Why do we see this FFF engagement? Nobody knows, but it is possible that the body responds to an initial infection (often mononucleosis) by triggering a chronic FFF response and the body is unable to switch it off as it normally does.
It’s helpful for me to see that most or all of my symptoms can be explained by an over-active FFF response. It helps me make sense of an often bewildering array of symptoms. Also, it gives us some pointers for (a) continued research and exploration of treatments, and (b) what we can do right now as individuals. In essence, anything that helps our system to relax tends to reduce the symptoms and gives our body a better chance to recover.
When asked to do something, and it may be too much, prepare some answers:
(a) To give ourselves time to consider it and give an authentic answer: “Thank you! I’ll give you an answer later”.
(b) If we don’t want to explain: “Thank you! I can’t since I already have an appointment then”. (With myself, to rest.)
(c) If we want to see how we feel when the time comes: “I would really like to do it. Is it OK if I give you an answer on short notice?”.
My energy is like money. Do I spend it as soon as I get it? Or do I save it? Invest it? Saving it gives the body resources to heal itself. Investing it in certain things – like mindfulness – does the same.
PERSONAL INSIGHTS & GUIDELINES
These are all things we explored in the course, either in groups or individual conversations with our contact person. (In my case, it was Berit who is amazing.)
I want to be more conscious of the warning signs of being about to do too much. One warning sign for me is wanting to please others. (Saying yes when my body says no.) Another is to feel elated (adrenalin rush) and surf on that energy do more. Both often lead to crashing.
One way I get into the rush is to eat sugar. If I know I’ll need to do something, and my body doesn’t have the energy, I’ll sometimes eat sugar (fruit, cocoa, chocolate) to boost my energy just enough to do it. And sometimes, it comes with an elation that makes me do too much and then crash. (Even if it’s just a small crash I can recover from within a day or two.)
There are also early signs of doing too much, the early signs of crashing: Feeling drained. Pins and needles in arms and legs. Dizziness. Unable to find words. Foggy thinking. Wanting to lie down and rest more than anything else. Sugar craving. Headaches. Nausea.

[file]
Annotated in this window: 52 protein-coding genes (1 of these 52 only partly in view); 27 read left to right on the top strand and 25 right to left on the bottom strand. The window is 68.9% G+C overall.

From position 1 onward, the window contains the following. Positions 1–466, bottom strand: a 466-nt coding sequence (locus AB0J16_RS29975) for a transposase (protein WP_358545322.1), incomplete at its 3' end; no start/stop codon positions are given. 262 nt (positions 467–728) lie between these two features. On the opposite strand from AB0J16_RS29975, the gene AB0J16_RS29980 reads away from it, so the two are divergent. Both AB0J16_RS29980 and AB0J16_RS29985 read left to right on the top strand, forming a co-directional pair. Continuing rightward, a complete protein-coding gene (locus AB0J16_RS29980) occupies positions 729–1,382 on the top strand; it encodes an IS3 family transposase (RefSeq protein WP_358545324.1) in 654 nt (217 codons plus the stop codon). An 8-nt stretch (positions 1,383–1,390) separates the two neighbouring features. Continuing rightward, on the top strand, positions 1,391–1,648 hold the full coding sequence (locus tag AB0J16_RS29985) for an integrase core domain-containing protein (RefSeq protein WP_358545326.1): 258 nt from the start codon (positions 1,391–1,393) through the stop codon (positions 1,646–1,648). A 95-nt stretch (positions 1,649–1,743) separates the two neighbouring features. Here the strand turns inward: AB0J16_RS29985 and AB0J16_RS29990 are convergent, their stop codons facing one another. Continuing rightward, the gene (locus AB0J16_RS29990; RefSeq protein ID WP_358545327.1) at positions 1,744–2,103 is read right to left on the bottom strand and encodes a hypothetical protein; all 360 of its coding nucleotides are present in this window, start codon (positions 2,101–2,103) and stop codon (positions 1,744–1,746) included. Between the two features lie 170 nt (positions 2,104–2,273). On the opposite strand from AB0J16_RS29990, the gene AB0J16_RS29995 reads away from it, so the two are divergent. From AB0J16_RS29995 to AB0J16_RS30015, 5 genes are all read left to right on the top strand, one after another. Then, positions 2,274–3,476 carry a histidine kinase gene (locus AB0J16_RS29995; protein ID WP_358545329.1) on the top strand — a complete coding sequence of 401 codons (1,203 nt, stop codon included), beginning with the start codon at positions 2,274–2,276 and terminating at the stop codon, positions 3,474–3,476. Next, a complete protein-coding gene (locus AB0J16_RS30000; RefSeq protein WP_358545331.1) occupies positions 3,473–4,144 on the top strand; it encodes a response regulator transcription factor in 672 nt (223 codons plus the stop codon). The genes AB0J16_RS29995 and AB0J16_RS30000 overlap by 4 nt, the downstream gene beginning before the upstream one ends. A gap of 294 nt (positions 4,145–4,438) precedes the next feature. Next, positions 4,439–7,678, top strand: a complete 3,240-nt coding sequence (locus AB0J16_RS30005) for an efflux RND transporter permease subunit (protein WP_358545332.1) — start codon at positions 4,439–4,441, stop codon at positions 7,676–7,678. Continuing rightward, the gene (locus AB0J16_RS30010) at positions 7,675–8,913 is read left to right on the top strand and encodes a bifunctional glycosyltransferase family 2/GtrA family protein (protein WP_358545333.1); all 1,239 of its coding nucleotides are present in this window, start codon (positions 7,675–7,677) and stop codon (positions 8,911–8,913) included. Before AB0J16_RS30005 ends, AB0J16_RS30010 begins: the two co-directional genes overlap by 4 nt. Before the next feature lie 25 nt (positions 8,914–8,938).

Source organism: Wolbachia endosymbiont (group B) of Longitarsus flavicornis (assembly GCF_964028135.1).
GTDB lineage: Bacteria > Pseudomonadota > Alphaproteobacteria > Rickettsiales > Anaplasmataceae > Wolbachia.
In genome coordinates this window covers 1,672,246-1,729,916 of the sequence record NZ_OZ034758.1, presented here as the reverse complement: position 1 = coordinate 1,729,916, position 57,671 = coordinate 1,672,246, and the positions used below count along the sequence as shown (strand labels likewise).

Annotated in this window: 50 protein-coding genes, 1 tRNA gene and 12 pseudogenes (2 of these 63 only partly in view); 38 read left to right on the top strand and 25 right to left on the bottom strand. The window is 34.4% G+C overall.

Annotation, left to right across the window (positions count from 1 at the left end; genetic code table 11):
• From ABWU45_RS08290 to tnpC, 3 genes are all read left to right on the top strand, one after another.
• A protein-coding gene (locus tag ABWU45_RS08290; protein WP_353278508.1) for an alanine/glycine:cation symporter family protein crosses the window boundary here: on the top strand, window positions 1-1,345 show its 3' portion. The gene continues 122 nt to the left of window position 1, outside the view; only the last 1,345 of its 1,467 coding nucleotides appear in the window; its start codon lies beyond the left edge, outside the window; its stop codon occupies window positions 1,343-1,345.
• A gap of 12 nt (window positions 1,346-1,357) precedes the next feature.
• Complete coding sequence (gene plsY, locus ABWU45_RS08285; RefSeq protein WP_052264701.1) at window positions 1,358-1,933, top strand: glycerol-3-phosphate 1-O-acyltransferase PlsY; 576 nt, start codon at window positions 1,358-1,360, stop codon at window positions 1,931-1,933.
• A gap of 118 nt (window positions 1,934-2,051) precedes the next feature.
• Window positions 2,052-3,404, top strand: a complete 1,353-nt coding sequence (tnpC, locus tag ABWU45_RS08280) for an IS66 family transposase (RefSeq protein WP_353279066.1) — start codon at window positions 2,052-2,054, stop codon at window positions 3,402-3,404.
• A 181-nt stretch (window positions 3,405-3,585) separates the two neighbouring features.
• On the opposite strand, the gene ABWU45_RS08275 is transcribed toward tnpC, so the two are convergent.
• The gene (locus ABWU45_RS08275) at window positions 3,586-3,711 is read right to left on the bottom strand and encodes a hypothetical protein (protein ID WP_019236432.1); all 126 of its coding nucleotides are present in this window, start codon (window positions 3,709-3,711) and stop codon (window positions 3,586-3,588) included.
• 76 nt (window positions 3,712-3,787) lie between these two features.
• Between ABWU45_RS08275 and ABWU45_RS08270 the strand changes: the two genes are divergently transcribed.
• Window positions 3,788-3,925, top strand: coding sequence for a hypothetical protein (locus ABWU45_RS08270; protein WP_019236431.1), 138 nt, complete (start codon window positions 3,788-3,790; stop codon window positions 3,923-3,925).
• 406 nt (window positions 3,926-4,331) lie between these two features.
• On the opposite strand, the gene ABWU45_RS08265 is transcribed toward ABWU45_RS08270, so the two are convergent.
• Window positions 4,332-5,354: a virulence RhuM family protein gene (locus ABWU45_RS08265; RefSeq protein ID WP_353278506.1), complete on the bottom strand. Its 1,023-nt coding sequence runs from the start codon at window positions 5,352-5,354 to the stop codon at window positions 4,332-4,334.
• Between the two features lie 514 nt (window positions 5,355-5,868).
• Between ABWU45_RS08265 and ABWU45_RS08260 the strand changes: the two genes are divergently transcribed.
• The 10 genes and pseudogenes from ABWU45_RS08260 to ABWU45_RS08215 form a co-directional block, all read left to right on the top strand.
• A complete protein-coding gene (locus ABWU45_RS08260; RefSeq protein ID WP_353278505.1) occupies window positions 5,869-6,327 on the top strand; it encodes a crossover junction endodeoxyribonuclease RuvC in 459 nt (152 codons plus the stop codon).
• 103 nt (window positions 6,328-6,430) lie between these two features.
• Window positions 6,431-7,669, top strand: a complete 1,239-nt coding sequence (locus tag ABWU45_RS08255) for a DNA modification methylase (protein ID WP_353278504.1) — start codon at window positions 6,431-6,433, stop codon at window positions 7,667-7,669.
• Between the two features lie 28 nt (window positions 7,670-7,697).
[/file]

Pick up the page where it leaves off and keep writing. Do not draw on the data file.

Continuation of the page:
Many or most of these are intensified forms of my usual symptoms.
There are also the early signs of needing to eat. In general, I need frequent and small meals. If I wait too long, I tend to crash and my CFS-symptoms get much worse. If I wait too long, high-sugar foods like chocolate or sodas (which I otherwise don’t drink) become my medicine. But it’s much better to eat frequent and smaller meals and avoid needing this “medicine”.
My regular food is vegetables, fruit, some meat and fish, and some nuts and grains (quinoa etc). I tend to avoid dairy and wheat, and not very much sugar. (Although I do get sugar cravings if I don’t eat frequently enough.) I drink a lot of water, mostly in the form of herbal and spice teas.
I want to do more planned rest. I already rest extra when I know I am going to do something the next day, or even the next week or month. (Before going to the CFS retreat, I rested intentionally for a month.) And I want to continue with this resting in preparation for activity.
What I want to pay extra attention to is healing rest. Not just resting to recover from activity. Or resting so I am able to do an upcoming activity. But resting to HEAL. This is additional resting on top of the recovery-from-activity and preparation-for-activity resting. Paying more attention to this feels like an important next step for me.
This means resting when I feel I could do something (even if it’s something small like writing here).
So there are three forms of resting. There is resting to (a) recover from an activity (often don’t have a choice). There is resting to (b) prepare for an upcoming activity. And there is (c) resting to allow my body to heal.
With the resting to recover from an activity, there is often not much choice. I have to do it. My body doesn’t allow much or anything else.
I am pretty good at resting to prepare for an activity. I have learned enough, through experience, to know it’s often the only way I’ll be able to do it. It’s mostly a visceral knowing for me.
And I want to pay more attention to the healing rest, the resting that may give my body enough energy to start healing and actually recovering.
I think of this as the before, after, and extra resting. The after resting mostly takes care of itself. The before is relatively ingrained by now. And the extra resting is the one I want to pay more attention to.
I am 100% valuable just by being a alive and a human being in the world. We all see babies as 100% valuable even if they don’t do much and require a lot of help and work from others. When do we lose that value? We only lose our value in our thoughts and feelings. And we are 100% valuable independent of what we think or feel about it. Thinking and feeling we are not takes energy and creates stress. Aligning with reality, that we are 100% valuable, calms the body.
Use the body as a guide. When something is true and aligned with our values, the body relaxes. When something is not true for us or not aligned with our values, the body is tense.
Use can and want. Shoulds typically come from others and when I follow shoulds, my body gets tense and stressed. If I instead use can and want, check how my body responds, and follows that, my body relaxes.
For instance, “I should stay in this class because it’s good for me and it’s why I am here” creates tension in my body. There is an inner fight that takes resources and energy.